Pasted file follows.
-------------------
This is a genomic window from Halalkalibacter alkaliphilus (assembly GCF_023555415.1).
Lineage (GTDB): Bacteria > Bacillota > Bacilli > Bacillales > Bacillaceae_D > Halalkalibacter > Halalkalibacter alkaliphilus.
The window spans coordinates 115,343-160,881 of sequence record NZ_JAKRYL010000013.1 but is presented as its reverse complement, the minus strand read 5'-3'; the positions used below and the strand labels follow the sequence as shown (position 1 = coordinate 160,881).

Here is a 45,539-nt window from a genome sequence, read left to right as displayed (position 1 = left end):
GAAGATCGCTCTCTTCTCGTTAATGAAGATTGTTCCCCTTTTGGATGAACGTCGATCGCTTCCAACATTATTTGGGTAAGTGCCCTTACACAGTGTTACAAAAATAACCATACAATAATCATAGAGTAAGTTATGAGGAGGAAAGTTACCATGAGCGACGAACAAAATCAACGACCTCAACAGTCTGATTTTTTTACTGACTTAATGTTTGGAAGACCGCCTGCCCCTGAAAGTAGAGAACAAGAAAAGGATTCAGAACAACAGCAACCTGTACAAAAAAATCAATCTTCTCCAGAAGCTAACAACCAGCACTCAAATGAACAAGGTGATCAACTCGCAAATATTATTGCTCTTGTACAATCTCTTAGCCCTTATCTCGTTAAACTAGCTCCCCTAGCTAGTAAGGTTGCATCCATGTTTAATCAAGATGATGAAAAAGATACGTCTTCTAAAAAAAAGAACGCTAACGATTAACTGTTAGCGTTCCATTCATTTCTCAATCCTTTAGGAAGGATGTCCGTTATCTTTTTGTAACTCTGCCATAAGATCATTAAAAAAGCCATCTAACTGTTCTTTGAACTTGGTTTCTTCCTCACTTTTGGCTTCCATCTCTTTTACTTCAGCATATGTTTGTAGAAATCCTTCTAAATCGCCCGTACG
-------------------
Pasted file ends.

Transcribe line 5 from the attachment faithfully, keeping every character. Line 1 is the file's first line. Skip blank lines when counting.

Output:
GAAGATCGCTCTCTTCTCGTTAATGAAGATTGTTCCCCTTTTGGATGAACGTCGATCGCTTCCAACATTATTTGGGTAAGTGCCCTTACACAGTGTTACAAAAATAACCATACAATAATCATAGAGTAAGTTATGAGGAGGAAAGTTACCATGAGCGACGAACAAAATCAACGACCTCAACAGTCTGATTTTTTTACTGACTTAATGTTTGGAAGACCGCCTGCCCCTGAAAGTAGAGAACAAGAAAAGGATTCAGAACAACAGCAACCTGTACAAAAAAATCAATCTTCTCCAGAAGCTAACAACCAGCACTCAAATGAACAAGGTGATCAACTCGCAAATATTATTGCTCTTGTACAATCTCTTAGCCCTTATCTCGTTAAACTAGCTCCCCTAGCTAGTAAGGTTGCATCCATGTTTAATCAAGATGATGAAAAAGATACGTCTTCTAAAAAAAAGAACGCTAACGATTAACTGTTAGCGTTCCATTCATTTCTCAATCCTTTAGGAAGGATGTCCGTTATCTTTTTGTAACTCTGCCATAAGATCATTAAAAAAGCCATCTAACTGTTCTTTGAACTTGGTTTCTTCCTCACTTTTGGCTTCCATCTCTTTTACTTCAGCATATGTTTGTAGAAATCCTTCTAAATCGCCCGTACG